The authors declare no conflict of interest.
Craniofacial and dental development in cardio-facio-cutaneous syndrome: the importance of Ras signaling homeostasis
Article first published online: 27 SEP 2012
© 2012 John Wiley & Sons A/S
Volume 83, Issue 6, pages 539–544, June 2013
How to Cite
Craniofacial and dental development in cardio-facio-cutaneous syndrome: the importance of Ras signaling homeostasis., , , , , , , , , , .
- Issue published online: 23 APR 2013
- Article first published online: 27 SEP 2012
- Accepted manuscript online: 4 SEP 2012 08:11AM EST
- Manuscript Revised: 27 AUG 2012
- Manuscript Accepted: 27 AUG 2012
- Manuscript Received: 5 JUL 2012
- NIH grant. Grant Numbers: HD061140, DP2-OD007449, DP2-OD007191
- NIDCR fellowship. Grant Number: F30DE022205
- International Mental Health Research Organization
- cardio-facio-cutaneous syndrome;
- craniofacial development;
- MAPK pathway;
- receptor tyrosine kinase;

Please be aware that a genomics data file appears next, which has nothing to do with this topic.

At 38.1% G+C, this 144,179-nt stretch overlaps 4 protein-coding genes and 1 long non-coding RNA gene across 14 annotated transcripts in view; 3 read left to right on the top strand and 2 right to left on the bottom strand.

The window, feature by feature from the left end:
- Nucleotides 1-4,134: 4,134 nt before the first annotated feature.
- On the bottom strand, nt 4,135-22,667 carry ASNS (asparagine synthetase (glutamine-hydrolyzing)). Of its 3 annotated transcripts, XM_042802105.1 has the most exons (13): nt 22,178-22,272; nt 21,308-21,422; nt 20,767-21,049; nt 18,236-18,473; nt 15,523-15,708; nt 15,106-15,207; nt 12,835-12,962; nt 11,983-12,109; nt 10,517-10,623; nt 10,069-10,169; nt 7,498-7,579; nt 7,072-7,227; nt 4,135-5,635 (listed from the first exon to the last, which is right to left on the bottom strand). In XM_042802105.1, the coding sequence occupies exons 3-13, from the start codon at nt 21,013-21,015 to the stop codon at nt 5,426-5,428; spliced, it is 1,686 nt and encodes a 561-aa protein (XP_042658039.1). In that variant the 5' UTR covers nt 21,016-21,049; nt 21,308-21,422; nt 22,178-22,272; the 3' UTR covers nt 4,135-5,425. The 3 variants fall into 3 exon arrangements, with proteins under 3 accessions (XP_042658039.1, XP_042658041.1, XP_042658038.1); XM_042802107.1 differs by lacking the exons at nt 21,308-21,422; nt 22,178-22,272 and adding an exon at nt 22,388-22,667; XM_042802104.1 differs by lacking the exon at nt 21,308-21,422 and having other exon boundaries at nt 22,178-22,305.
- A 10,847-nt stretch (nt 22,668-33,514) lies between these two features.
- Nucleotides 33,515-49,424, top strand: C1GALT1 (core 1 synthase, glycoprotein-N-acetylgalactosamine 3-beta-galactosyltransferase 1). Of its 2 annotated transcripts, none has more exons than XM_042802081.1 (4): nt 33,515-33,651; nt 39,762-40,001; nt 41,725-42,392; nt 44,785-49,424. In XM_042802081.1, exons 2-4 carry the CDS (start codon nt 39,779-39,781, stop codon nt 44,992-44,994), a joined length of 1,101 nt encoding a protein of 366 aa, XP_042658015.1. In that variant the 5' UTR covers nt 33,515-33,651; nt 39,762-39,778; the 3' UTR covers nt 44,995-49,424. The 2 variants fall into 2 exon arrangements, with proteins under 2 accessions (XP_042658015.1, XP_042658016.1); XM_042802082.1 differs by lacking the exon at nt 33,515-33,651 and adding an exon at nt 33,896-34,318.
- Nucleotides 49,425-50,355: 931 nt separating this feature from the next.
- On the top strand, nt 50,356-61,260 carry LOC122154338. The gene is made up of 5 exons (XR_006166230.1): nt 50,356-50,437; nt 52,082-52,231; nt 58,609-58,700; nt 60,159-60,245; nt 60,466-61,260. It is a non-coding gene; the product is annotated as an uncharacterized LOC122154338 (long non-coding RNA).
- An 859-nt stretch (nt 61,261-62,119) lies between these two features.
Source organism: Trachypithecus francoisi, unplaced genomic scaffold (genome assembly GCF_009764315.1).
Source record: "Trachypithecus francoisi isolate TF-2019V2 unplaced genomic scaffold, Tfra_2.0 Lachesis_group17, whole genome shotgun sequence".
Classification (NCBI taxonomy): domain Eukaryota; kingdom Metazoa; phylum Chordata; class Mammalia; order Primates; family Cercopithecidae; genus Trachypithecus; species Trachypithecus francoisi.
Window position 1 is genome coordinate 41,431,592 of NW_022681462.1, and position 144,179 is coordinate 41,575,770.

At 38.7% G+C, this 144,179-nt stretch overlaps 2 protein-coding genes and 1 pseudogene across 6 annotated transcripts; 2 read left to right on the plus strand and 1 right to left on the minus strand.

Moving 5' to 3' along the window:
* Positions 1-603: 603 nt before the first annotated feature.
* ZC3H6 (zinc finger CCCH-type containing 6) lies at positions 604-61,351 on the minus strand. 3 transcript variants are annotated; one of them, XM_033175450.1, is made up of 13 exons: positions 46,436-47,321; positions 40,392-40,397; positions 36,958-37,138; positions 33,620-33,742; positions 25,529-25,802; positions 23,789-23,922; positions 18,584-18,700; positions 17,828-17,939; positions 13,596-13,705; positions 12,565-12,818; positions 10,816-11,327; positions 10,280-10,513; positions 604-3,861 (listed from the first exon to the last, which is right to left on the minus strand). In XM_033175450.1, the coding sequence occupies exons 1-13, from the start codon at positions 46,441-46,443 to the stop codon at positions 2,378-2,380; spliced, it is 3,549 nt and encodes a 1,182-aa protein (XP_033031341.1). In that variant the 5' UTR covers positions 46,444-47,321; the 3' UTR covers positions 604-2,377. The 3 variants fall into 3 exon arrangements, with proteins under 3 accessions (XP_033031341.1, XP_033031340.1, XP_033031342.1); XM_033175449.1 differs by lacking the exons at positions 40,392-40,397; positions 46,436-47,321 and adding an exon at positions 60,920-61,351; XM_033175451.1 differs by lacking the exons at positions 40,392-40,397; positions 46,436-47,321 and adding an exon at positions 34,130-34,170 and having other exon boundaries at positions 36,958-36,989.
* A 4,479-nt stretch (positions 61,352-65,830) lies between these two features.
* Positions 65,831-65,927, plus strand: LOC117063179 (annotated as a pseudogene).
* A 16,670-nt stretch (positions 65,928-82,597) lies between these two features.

- signal transduction;
- tooth development
Cardio-facio-cutaneous syndrome (CFC) is a RASopathy that is characterized by craniofacial, dermatologic, gastrointestinal, ocular, cardiac, and neurologic anomalies. CFC is caused by activating mutations in the Ras/mitogen-activated protein kinase (MAPK) signaling pathway that is downstream of receptor tyrosine kinase (RTK) signaling. RTK signaling is known to play a central role in craniofacial and dental development, but to date, no studies have systematically examined individuals with CFC to define key craniofacial and dental features. To fill this critical gap in our knowledge, we evaluated the craniofacial and dental phenotype of a large cohort (n = 32) of CFC individuals who attended the 2009 and 2011 CFC International Family Conferences. We quantified common craniofacial features in CFC which include macrocephaly, bitemporal narrowing, convex facial profile, and hypoplastic supraorbital ridges. In addition, there is a characteristic dental phenotype in CFC syndrome that includes malocclusion with open bite, posterior crossbite, and a high-arched palate. This thorough evaluation of the craniofacial and dental phenotype in CFC individuals provides a step forward in our understanding of the role of RTK/MAPK signaling in human craniofacial development and will aid clinicians who treat patients with CFC.